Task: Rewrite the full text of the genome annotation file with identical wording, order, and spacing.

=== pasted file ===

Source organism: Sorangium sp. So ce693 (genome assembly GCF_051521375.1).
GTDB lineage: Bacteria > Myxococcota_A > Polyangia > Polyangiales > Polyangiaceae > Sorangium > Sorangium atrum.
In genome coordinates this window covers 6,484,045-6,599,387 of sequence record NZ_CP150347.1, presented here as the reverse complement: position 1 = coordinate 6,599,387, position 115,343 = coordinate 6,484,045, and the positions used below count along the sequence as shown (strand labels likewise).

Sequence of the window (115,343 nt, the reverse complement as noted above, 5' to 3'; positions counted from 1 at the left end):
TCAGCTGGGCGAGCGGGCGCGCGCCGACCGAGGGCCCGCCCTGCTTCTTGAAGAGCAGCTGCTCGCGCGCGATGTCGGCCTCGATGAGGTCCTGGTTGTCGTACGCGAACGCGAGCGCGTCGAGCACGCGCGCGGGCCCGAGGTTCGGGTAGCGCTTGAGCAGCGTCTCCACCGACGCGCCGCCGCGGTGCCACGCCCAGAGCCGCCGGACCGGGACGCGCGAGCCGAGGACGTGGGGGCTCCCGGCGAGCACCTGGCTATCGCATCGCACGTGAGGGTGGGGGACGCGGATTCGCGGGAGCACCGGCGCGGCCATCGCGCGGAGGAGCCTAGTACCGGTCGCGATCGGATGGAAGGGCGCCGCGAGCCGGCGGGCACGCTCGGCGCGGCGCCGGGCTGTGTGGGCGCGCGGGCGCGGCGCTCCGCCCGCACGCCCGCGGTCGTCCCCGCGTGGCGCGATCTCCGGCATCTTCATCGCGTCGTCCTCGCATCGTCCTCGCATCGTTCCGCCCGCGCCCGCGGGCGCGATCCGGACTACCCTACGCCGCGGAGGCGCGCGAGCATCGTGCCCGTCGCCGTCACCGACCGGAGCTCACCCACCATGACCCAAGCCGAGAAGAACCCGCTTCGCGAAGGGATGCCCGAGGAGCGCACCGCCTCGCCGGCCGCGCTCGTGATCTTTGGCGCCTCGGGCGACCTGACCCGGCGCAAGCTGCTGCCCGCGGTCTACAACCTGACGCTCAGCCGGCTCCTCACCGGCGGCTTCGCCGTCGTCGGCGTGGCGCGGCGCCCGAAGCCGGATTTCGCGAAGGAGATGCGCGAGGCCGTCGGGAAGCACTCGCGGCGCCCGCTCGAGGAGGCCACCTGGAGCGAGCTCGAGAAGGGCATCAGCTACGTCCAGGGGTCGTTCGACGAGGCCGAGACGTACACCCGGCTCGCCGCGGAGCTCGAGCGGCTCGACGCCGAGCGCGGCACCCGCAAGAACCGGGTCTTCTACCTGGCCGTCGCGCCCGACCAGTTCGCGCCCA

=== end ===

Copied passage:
Source organism: Sorangium sp. So ce693 (genome assembly GCF_051521375.1).
GTDB lineage: Bacteria > Myxococcota_A > Polyangia > Polyangiales > Polyangiaceae > Sorangium > Sorangium atrum.
In genome coordinates this window covers 6,484,045-6,599,387 of sequence record NZ_CP150347.1, presented here as the reverse complement: position 1 = coordinate 6,599,387, position 115,343 = coordinate 6,484,045, and the positions used below count along the sequence as shown (strand labels likewise).

Sequence of the window (115,343 nt, the reverse complement as noted above, 5' to 3'; positions counted from 1 at the left end):
TCAGCTGGGCGAGCGGGCGCGCGCCGACCGAGGGCCCGCCCTGCTTCTTGAAGAGCAGCTGCTCGCGCGCGATGTCGGCCTCGATGAGGTCCTGGTTGTCGTACGCGAACGCGAGCGCGTCGAGCACGCGCGCGGGCCCGAGGTTCGGGTAGCGCTTGAGCAGCGTCTCCACCGACGCGCCGCCGCGGTGCCACGCCCAGAGCCGCCGGACCGGGACGCGCGAGCCGAGGACGTGGGGGCTCCCGGCGAGCACCTGGCTATCGCATCGCACGTGAGGGTGGGGGACGCGGATTCGCGGGAGCACCGGCGCGGCCATCGCGCGGAGGAGCCTAGTACCGGTCGCGATCGGATGGAAGGGCGCCGCGAGCCGGCGGGCACGCTCGGCGCGGCGCCGGGCTGTGTGGGCGCGCGGGCGCGGCGCTCCGCCCGCACGCCCGCGGTCGTCCCCGCGTGGCGCGATCTCCGGCATCTTCATCGCGTCGTCCTCGCATCGTCCTCGCATCGTTCCGCCCGCGCCCGCGGGCGCGATCCGGACTACCCTACGCCGCGGAGGCGCGCGAGCATCGTGCCCGTCGCCGTCACCGACCGGAGCTCACCCACCATGACCCAAGCCGAGAAGAACCCGCTTCGCGAAGGGATGCCCGAGGAGCGCACCGCCTCGCCGGCCGCGCTCGTGATCTTTGGCGCCTCGGGCGACCTGACCCGGCGCAAGCTGCTGCCCGCGGTCTACAACCTGACGCTCAGCCGGCTCCTCACCGGCGGCTTCGCCGTCGTCGGCGTGGCGCGGCGCCCGAAGCCGGATTTCGCGAAGGAGATGCGCGAGGCCGTCGGGAAGCACTCGCGGCGCCCGCTCGAGGAGGCCACCTGGAGCGAGCTCGAGAAGGGCATCAGCTACGTCCAGGGGTCGTTCGACGAGGCCGAGACGTACACCCGGCTCGCCGCGGAGCTCGAGCGGCTCGACGCCGAGCGCGGCACCCGCAAGAACCGGGTCTTCTACCTGGCCGTCGCGCCCGACCAGTTCGCGCCCA